In this season of Passover, Jews around the world celebrate freedom from bondage, a never-before-or-since historical occurrence whereby an entire nation departed in a single day from another nation.
But a careful reading of the Bible tells us there was more to this than what many suppose. Exodus 12:38 refers to a “mixed multitude” (in Hebrew erev rav) that also departed with the Israelites. Later rabbis estimated the numbers of this group of non-Israelites to be between 1 and 3 million.
The assumption is that these non-Israelites were, in the main, Egyptians who agreed ideologically with the Israelis, foreign captives who had likewise been enslaved and wanted to be included in the great Exodus, and non-Jews who had intermarried with their Jewish neighbors, raised families with them and had suffered hardship alongside the children of Israel.
A careful reading of the Bible tells us there was more to this than what many suppose.
Moses accepted the erev rav into the community of newly freed individuals without question, and he bade his Jewish brothers and sisters to do likewise, in what was possibly the first instance of broad tolerance and embrace of diversity in history. As later centuries and millennia have unfortunately taught us, such tolerance for strangers and “others” in our midst is the exception, rather than the rule.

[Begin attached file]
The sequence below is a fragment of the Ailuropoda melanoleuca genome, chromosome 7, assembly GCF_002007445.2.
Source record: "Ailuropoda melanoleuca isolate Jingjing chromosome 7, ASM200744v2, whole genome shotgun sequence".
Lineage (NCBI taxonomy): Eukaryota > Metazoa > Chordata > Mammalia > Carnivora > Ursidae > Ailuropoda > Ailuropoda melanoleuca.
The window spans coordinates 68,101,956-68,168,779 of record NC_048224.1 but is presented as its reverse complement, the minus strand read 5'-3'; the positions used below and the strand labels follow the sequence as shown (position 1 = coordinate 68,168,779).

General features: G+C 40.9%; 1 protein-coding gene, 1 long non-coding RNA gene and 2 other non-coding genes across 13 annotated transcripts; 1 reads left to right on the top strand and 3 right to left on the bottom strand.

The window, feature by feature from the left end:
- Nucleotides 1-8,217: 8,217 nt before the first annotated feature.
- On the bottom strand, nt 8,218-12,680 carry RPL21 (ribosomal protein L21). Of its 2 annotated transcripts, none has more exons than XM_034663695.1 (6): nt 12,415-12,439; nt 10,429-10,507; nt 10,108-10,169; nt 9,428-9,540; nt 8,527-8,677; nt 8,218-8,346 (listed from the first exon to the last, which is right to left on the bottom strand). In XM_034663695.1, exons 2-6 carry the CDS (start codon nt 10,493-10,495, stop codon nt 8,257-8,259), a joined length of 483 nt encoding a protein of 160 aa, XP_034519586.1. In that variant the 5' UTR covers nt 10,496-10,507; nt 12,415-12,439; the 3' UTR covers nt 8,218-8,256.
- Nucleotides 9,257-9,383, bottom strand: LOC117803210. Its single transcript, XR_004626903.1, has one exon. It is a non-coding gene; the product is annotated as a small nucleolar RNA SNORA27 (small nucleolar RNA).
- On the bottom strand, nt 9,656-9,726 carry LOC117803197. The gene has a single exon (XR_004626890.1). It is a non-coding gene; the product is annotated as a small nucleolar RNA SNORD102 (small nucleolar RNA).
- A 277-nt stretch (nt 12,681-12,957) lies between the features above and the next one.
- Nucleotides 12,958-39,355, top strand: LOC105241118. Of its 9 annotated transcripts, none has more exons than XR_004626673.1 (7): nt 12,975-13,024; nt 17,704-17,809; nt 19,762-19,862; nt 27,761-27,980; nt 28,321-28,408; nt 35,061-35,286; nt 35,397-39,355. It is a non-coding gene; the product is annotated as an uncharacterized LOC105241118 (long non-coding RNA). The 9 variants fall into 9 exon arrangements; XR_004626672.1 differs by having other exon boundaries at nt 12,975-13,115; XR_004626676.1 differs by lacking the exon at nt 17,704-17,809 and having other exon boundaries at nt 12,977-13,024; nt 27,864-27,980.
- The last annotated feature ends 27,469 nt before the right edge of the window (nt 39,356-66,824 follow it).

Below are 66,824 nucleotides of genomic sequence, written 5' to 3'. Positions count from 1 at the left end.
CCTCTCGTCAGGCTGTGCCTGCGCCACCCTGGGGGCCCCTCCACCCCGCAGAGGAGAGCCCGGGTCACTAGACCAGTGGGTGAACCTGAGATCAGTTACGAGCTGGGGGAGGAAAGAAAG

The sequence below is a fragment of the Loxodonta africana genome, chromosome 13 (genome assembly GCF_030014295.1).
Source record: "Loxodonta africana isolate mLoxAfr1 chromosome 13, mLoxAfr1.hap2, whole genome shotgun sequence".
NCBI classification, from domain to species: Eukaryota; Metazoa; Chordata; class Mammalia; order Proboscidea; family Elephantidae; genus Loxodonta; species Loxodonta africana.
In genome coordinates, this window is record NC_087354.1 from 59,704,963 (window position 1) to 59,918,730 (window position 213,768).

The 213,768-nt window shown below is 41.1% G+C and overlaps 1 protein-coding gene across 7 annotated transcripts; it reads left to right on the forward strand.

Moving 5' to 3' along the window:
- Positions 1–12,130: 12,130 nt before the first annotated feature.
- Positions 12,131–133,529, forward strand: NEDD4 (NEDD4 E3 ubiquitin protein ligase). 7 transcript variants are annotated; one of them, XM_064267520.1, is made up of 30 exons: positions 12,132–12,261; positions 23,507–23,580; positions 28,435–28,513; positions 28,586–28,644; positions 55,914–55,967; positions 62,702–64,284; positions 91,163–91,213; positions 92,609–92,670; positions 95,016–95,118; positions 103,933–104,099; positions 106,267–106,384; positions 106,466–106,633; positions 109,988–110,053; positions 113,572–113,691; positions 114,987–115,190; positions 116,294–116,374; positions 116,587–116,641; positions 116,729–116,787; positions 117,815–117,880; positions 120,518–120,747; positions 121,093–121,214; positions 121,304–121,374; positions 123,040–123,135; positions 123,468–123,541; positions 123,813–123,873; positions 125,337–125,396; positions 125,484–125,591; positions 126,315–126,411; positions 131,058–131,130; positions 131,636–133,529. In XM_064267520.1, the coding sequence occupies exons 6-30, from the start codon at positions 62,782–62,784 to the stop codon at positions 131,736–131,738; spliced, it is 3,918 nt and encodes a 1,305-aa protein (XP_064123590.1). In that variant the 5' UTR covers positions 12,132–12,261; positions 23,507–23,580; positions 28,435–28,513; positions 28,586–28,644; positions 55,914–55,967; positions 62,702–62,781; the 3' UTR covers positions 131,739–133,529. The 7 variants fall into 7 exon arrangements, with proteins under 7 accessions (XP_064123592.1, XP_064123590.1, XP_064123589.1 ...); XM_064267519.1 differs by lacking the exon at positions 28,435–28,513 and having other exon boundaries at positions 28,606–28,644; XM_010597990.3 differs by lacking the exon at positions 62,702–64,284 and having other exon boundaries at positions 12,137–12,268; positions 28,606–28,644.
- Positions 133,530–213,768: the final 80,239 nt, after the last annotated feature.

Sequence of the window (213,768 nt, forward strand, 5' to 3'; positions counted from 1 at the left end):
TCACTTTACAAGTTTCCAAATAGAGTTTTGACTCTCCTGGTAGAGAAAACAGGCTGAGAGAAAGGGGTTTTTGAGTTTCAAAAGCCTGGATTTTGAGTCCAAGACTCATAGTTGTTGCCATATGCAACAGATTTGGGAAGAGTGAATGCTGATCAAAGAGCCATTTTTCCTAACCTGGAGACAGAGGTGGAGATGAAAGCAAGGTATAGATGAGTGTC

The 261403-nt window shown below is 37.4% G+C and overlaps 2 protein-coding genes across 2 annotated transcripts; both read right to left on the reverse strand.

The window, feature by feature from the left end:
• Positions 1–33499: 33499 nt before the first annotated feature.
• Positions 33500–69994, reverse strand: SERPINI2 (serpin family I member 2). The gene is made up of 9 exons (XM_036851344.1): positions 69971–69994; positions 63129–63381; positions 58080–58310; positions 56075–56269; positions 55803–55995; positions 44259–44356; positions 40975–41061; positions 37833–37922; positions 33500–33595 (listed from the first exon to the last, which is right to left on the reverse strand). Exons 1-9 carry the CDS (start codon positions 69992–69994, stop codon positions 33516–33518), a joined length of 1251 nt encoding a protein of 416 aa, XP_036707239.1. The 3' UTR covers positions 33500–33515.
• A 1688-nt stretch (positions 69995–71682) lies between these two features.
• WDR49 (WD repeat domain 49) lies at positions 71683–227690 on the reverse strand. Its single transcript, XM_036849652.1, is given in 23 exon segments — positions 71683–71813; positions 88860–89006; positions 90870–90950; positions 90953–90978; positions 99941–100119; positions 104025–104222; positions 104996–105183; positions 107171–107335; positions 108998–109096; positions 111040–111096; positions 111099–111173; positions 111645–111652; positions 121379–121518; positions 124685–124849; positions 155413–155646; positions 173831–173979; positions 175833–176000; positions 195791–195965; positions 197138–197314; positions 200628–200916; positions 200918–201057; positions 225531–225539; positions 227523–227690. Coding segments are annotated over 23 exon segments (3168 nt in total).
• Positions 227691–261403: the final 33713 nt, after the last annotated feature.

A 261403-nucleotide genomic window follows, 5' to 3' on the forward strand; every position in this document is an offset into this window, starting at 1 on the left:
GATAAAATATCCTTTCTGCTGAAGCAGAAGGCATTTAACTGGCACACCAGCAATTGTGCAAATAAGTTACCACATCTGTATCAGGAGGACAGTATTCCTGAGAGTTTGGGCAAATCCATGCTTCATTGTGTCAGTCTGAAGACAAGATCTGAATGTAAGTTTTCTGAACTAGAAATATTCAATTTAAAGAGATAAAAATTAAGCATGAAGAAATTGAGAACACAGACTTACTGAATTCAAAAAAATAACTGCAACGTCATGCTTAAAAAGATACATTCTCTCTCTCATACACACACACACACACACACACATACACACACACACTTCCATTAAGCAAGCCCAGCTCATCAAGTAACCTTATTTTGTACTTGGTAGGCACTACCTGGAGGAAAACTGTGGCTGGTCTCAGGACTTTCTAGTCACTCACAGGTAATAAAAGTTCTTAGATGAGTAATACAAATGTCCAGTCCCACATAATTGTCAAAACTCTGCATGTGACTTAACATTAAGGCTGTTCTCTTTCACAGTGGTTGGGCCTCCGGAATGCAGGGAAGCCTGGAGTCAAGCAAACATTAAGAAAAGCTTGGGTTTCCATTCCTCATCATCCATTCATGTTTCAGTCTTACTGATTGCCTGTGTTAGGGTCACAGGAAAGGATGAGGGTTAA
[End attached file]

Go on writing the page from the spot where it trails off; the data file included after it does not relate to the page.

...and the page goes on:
Possibly it was the shared experience of slavery that united them, and possibly, too, it was the spirit of brotherhood and fellowship that accompanies any great achievement and celebration that kept them thus. Whatever the catalyst was, we can learn from our ancestors that in our own time, and in our own land, we are indeed a nation of erev rav, a mixed multitude, and that to celebrate our freedom is to also celebrate our differences— the beautifully dappled kaleidoscope of differences that makes us all one.